Just about everyone has a Netflix account these days, and scammers have taken notice. They’re using the popular streaming service as bait in a new phishing scam.
The email hits your inbox, and it appears to be from Netflix at first glance. It says “the company” is unable to process your credit card for payment and the account will be suspended today.
With that sense of urgency, you might be tempted to use the handy link in the email to update your credit card information. But if you glance at the email a second time, that’s the last thing you would do. The message is clearly from an imposter.
While the email bears the Netflix logo, it’s a much smaller version -- and at a much lower resolution -- than the company uses for official communication. The body of the message is short, but it manages to misspell the word “method” twice.
If you place your cursor over the “click here” link you will see a very long and strange URL. Were you to click on the link, you would be taken to a rogue page that is made to look like part of the Netflix site. Once there, you would be instructed to enter your credit card information.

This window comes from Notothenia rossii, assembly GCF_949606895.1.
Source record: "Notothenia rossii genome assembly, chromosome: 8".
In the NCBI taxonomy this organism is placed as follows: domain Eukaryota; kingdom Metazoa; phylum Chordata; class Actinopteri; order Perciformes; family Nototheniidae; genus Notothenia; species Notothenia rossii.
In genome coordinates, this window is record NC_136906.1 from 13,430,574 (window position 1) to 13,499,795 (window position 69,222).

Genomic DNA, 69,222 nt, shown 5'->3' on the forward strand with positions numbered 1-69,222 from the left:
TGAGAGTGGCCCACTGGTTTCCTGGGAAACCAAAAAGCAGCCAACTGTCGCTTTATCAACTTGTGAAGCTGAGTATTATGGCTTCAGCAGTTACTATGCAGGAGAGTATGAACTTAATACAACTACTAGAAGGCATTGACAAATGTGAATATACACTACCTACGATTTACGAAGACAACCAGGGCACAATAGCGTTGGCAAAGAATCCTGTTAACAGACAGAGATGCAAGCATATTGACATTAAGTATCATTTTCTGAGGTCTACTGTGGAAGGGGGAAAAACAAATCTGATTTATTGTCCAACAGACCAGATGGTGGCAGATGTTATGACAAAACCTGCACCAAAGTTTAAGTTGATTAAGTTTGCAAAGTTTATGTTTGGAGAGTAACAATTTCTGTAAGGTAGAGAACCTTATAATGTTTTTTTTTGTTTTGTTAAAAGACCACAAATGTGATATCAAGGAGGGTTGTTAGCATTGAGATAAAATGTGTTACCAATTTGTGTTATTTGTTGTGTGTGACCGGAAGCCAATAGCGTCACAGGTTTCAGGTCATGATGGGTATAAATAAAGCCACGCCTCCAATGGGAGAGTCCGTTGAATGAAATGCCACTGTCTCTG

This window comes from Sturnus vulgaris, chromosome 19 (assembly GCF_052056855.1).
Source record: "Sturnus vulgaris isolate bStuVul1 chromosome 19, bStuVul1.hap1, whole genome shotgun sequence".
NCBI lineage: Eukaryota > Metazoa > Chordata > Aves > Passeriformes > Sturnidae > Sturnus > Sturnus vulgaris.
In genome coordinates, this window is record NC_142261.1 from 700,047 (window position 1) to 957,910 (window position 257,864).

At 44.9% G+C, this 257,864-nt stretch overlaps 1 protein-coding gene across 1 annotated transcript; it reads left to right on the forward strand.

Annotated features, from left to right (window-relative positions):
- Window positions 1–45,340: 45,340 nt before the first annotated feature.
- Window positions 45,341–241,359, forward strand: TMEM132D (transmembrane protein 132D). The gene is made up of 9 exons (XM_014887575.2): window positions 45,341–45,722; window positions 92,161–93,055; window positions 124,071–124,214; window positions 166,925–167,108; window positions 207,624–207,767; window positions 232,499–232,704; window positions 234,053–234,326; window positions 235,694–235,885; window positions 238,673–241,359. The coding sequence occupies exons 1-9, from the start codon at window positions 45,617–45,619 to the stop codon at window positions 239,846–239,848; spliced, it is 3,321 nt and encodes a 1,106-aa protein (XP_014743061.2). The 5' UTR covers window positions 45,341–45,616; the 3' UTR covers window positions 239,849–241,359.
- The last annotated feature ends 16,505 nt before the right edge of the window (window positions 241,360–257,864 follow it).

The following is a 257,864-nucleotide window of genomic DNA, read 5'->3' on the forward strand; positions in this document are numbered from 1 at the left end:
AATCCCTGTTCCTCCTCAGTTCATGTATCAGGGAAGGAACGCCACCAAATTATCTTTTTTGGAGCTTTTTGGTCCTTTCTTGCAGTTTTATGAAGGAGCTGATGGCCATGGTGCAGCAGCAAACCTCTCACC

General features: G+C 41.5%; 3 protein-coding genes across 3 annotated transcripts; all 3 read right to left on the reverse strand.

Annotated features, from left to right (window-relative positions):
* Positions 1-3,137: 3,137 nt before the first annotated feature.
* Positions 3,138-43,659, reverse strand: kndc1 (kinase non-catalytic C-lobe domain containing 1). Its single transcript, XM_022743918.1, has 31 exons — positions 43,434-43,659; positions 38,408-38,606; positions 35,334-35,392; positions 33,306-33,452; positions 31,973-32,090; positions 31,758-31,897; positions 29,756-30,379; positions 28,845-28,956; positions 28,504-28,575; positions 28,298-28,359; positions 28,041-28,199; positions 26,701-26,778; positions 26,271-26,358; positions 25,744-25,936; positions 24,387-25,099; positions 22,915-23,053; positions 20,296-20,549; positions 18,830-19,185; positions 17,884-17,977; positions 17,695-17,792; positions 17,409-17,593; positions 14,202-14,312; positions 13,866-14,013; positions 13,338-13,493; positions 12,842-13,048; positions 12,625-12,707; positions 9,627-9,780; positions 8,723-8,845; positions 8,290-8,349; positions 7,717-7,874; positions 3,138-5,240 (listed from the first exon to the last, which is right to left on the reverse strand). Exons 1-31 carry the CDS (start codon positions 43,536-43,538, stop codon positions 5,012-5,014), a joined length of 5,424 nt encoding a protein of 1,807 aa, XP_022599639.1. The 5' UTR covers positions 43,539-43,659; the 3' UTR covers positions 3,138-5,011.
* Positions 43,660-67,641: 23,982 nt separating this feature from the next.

The final tip-off
The final tip-off is in the email’s header. The “from” line says Netflix but adds another very long URL that does not contain the word Netflix.
The ‘to” line does not contain your name; instead, it shows an Apple report URL.
The “subject” line contains the following: RE: [ Statement Added ] [ Alert ] We sent informed the latest code to your account information, Updates Your Bill Now on Mon, October 07, 2019 // de réservation avec reçu [I5hRW6F] ....
You can rest assured that no such communication would come from a major corporation -- or even a small one for that matter.
If you’re ever in doubt about whether an email communication from a company with which you are doing business is real, simply log into your account and communicate directly with the company. In nearly every situation, an email asking you to click on a link to change or enter sensitive information will be a scam.